The Supreme Court has delivered an important decision on the application of Articles 27 and 28 of EU Regulation 44/2001 in the English courts. The decision has once again emphasised the importance that the English courts in particular attribute to contractual jurisdiction clauses and their willingness to give them wide effect.
The Supreme Court recently considered the requirements for service of English proceedings abroad, particularly on prospective defendants based in a state that is not a member of one of the international conventions governing service of proceedings. The court set down a clear marker that the procedural rules governing service of English proceedings in those circumstances are to be given a purposive interpretation.
A recent decision sets limits on the permissible use of collective action clauses and the related concept of the exit consent procedure. It still allows issuers to construct exit consent procedures that give meaningful inducements to facilitate the orderly restructuring of debt obligations, but protects against egregious abuse.
Most English civil lawyers are aware that service of English proceedings in Russia under the Hague Convention is a painfully slow process. A recent decision demonstrates the pragmatic approach that the English courts are prepared to take to the issue of proper service of proceedings, especially when dealing with urgent injunctive proceedings whose purpose would otherwise be thwarted.
The proceedings between JSC BTA Bank and its former chairman Mukhtar Ablyazov, together with various of his associates and associated companies, have been one of the most dramatic court battles in recent years. In considering the tools available to it in the face of what it found to be wilful contempt of its authority, the court has expanded the armoury of those seeking to enforce the terms of interlocutory orders.
A recent High Court judgment demonstrates the difficult art of determining issues on which all the direct witnesses have been demonstrated to be unreliable. It also contains a significant reminder to claimants and their solicitors to monitor the continuing belief in the statements set out in a letter before action and to issue corrections when the need to do so becomes apparent.
The High Court increasingly has to grapple with complex litigation involving recalcitrant foreign parties, often operating in jurisdictions which are not amenable to enforcing English court orders. Solicitors for such defendants will face a delicate task in explaining how far they can resist disclosing contact information to hostile parties where the courts view disclosure as necessary to give effect to their orders.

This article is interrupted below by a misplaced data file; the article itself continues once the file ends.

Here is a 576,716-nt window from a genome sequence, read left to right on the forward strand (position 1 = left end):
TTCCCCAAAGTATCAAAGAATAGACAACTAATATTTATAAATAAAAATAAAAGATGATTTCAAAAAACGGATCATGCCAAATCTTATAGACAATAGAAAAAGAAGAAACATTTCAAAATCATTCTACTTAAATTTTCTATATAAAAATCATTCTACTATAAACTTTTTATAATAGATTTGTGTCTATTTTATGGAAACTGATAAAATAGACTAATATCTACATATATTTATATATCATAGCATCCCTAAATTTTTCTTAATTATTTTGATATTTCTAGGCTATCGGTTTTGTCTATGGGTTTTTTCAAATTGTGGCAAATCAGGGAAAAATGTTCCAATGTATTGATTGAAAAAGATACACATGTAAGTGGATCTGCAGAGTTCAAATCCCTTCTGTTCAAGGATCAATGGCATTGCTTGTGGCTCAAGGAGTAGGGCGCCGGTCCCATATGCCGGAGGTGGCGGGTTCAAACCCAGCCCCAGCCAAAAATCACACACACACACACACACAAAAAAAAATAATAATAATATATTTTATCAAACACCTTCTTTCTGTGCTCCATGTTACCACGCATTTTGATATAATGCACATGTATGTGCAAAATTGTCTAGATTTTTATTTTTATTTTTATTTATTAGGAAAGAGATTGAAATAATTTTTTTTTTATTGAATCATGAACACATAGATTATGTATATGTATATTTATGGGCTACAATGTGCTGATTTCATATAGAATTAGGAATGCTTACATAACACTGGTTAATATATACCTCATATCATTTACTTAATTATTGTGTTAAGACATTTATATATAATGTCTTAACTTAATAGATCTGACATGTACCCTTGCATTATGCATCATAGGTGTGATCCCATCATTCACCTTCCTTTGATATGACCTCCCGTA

A recent decision is a sharp reminder that the courts' public service function is not necessarily subservient to the mutual wishes of the parties in commercial litigation. It underlines the imperative for parties to assess their position in the wake of the trial, while judgment is being drafted, where a judgment may present a significant enough reputational risk to justify settlement.
Disputes between Russian oligarchs continue to keep the London courts and legal profession busy. A recent case arising out of dispute over control of the Norilsk Nickel mining group suggests, among other things, that applications for Norwich Pharmacal orders against solicitors will be treated similarly to applications against banks for disclosure of details of their customers' affairs.
The Court of Appeal recently reviewed one of the most potentially draconian procedural provisions available in English civil litigation: judgment in default. Default judgment is a risk which can and should be avoided; if it is not, applications to set aside must be made rapidly. Delay will not necessarily be excused by the existence of a good arguable defence to the claim if this has not been advanced within the relevant deadlines.
A wave of financial crisis litigation has brought many jurisdictional battles before the High Court. Under the Brussels Regulation, a contracting state court cannot decline jurisdiction if the party being sued is domiciled in its jurisdiction, even if the court believes that the dispute would be better heard in the courts of a non-contracting state. However, what is the approach to other parties to the dispute that are not domiciled in England?
A recent case serves as a warning to defendants in civil litigation that a claimant's after-the-event insurance is sometimes no substitute for security for costs. Moreover, it is when a defendant is most deserving of having its costs paid - because a claimant has knowingly pursued a fraudulent claim - that after-the-event insurance is likely to evaporate.